• Visit the Business section of Insider for more stories.

Every startup needs a branding strategy. Your brand strategy gives you an outline and a plan to work through, making sure that your company hits all the goals along the way.

Zaheer Dodhia
Zaheer Dodhia is an entrepreneur and branding expert.

But choosing which strategy will work for your startup depends on the details.

What is a branding strategy?

In the most simple terms, a branding strategy boils down to the plan you make for actions that will grow your business. It includes your brand personality, how you interact with your customers, what you offer to consumers, and brand identity design elements including your logo and print materials.

A good branding strategy utilizes your brand as a cohesive whole so that each aspect of your brand will work with the others, creating growth synergistically.

Obviously, the exact strategy you choose will depend on your company and what has the greatest chance of success. And your strategy may change as your company grows and develops.

Key branding strategies for startups

A branding strategy for an established business will differ greatly from startup strategies.

For example, a business that is already running may choose to branch out in a line extension strategy, creating new products to capture a further audience or to fill a need that their current audience has. That could be a strategy that you choose later down the line.

For a startup, however, it’s a matter of getting the brand launched and building a core before you start branching out too much.

Here are some important startup branding strategies that could potentially work for your own new business:

  1. New brand strategy. This strategy creates a brand around a central product. It enables you to launch with your product at the center of the brand, connecting your brand with that product in the minds of your audience. This strategy also works for companies that are already established but which want to create new products and garner new audiences.
  2. Flanker brand strategy. If you’re looking to gather the widest audience possible, this is a good possibility. To establish this strategy, create product variants that appeal to different consumer groups. For example, you may create a tech product that is higher end, with a stripped-down lower-end variant to appeal to those who may want something more affordable and don’t need all the bells and whistles. The high and low end products can be launched under the same basic brand, but should be differentiated by name or designation, ie. iPhone 8 versus iPhone X.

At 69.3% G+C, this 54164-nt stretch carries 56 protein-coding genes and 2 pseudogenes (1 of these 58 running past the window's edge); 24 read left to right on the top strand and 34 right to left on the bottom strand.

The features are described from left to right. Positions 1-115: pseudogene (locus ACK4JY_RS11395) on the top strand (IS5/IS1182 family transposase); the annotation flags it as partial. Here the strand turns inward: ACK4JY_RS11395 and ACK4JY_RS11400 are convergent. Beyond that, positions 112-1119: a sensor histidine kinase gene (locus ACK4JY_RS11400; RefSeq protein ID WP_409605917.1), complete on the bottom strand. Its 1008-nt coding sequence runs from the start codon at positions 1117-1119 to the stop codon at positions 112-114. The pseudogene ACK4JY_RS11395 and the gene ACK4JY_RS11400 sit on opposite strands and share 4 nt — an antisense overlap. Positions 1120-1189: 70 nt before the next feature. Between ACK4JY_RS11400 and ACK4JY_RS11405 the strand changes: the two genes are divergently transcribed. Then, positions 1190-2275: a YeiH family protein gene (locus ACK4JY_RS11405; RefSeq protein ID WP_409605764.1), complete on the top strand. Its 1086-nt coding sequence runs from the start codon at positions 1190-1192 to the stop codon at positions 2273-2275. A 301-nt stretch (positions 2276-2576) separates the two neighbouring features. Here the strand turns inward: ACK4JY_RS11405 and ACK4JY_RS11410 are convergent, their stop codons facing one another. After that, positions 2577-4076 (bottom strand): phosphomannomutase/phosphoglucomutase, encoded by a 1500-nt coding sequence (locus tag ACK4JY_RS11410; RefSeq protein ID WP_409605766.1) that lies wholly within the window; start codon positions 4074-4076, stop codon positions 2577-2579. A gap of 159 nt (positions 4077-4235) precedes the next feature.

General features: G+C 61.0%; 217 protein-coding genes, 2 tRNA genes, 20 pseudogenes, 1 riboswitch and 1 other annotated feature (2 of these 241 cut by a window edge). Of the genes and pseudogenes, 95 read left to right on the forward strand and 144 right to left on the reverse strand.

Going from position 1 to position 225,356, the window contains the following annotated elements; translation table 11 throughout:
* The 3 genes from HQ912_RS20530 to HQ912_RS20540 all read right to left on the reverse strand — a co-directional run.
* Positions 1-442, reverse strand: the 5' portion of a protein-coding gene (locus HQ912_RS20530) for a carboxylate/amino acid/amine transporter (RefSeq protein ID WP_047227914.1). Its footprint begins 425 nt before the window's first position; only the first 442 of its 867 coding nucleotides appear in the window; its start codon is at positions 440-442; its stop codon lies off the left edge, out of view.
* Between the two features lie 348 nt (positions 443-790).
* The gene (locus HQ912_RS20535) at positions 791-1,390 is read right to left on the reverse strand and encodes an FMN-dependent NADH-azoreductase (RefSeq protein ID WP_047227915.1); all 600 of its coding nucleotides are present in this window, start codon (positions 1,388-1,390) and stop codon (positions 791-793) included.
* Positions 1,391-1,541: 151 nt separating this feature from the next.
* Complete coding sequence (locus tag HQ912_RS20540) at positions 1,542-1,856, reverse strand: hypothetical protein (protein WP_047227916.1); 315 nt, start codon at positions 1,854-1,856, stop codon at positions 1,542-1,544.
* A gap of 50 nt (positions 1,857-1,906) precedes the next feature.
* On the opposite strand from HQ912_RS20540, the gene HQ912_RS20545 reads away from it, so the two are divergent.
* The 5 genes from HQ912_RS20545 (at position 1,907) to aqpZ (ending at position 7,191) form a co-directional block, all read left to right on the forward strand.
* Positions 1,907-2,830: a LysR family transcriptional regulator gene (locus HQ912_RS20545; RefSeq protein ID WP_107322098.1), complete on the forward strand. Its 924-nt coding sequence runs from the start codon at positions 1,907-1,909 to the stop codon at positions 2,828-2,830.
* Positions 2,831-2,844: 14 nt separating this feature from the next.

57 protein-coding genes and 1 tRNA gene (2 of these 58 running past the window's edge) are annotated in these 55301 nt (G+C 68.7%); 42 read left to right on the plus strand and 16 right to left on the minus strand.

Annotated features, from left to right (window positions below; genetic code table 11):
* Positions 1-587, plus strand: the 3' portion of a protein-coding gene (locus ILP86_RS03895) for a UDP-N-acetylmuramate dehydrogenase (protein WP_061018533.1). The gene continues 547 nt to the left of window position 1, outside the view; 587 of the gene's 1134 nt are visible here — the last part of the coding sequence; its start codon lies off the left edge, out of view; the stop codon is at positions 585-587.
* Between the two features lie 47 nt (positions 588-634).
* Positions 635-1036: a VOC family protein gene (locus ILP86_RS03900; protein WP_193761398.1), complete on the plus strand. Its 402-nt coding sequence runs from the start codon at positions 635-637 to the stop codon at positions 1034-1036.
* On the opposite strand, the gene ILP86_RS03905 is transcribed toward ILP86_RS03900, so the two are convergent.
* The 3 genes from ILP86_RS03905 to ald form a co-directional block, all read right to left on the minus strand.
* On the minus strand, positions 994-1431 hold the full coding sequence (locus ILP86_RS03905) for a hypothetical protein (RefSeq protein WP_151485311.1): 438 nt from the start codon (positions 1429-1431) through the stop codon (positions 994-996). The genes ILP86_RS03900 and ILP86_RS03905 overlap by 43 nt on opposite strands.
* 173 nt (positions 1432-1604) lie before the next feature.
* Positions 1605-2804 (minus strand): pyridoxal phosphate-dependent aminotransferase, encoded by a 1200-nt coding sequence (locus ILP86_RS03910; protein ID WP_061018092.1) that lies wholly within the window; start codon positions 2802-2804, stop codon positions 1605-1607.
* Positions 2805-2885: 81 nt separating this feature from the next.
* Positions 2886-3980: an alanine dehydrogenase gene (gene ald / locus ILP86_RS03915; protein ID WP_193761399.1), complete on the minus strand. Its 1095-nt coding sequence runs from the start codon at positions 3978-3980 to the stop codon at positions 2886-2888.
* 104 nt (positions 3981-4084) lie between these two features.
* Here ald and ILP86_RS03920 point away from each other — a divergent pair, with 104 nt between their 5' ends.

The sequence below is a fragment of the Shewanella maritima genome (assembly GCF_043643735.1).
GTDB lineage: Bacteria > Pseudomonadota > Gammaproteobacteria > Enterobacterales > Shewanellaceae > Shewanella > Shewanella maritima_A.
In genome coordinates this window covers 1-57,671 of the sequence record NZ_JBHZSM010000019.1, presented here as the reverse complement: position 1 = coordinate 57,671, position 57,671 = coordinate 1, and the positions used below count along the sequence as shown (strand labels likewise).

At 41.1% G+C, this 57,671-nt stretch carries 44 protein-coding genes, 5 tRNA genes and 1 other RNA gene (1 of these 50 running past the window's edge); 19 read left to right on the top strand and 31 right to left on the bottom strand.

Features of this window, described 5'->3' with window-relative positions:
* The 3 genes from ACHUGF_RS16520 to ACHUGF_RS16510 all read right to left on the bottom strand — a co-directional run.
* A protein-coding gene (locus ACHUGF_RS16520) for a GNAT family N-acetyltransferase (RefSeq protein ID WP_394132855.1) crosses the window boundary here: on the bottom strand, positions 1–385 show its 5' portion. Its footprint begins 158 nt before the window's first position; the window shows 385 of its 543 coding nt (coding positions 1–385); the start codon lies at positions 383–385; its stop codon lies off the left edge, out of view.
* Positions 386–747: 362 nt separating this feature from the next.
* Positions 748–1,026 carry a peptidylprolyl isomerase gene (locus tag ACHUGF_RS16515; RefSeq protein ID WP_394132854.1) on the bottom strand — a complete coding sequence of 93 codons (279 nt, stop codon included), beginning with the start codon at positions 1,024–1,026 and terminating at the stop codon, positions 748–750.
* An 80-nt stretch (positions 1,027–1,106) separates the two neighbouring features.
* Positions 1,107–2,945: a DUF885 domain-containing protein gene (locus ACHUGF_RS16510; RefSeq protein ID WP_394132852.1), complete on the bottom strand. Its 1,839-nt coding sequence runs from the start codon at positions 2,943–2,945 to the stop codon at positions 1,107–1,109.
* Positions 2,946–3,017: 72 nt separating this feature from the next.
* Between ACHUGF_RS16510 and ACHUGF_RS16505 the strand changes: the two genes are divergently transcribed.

3. Attitude branding strategy. For a startup, it’s less about leveraging brand loyalty and more about projecting a personality. Attitude branding pushes attention to marketing a lifestyle, feeling, or emotional connection, rather than just a product or service. Nike is a great example of this; their branding promotes a healthy, athletic lifestyle, which is represented by their individual products.
  4. Competitor brand strategy. At times, a company already enjoys a share in a niche market, but wants to pull above against their competitors. If that’s the case for your startup, you may want to focus on a competitor brand strategy, which means going after an existing audience rather than seeking a new one. Ultimately, the advantage of a competitor brand strategy is that you already know there’s an audience for your product. You just need to determine how you can rise above the existing competition and secure a bigger market share.

How to choose a branding strategy

Before you make a decision on which branding strategy you’re going to adopt, it’s important to identify the core concepts, values, and promises that make your brand unique.

Take the time to pinpoint these details:

  • What is your target audience?
  • What promises does your brand make to this audience?
  • What values is your brand built on, and how do they play into the messaging?
  • How do you tell your brand story?
  • Who in your business is involved in implementing your branding strategy?

The last question, ideally, should be answered with, “Everyone!” Even hourly employees should be aware of the branding strategy and willing to whole-heartedly support it. Remember that customer service is also deeply involved in effective branding – everyone involved in the startup needs to be a team player, and remember how their actions and words reflect on the brand.

Along with these, the visual aspect of your branding, such as your logo, color palette, and website design, should all be taken into consideration.

Ultimately, the goal is to choose a branding strategy that matches your brand to better reach your customers and communicate with them on a meaningful level. Align your branding strategy with your brand personality, and you’ll create a plan that will help you to reach each and every goal.

Zaheer Dodhia is a serial entrepreneur and creator of DIY logo design tool Logo Design. He works with small businesses and startups on affordable branding solutions. Connect with him on LinkedIn or Twitter.

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The cofounder of clothing brand Faherty says the company had its best year yet thanks to a diversified supply chain and the art of storytelling

Alex Faherty
Alex Faherty

In 2020, clothing brand Faherty had a standout year, according to its twin cofounders Alex and Mike Faherty. 

Alex credits one thing that helped keep his company afloat during this time: having a diversified business model and supply chain.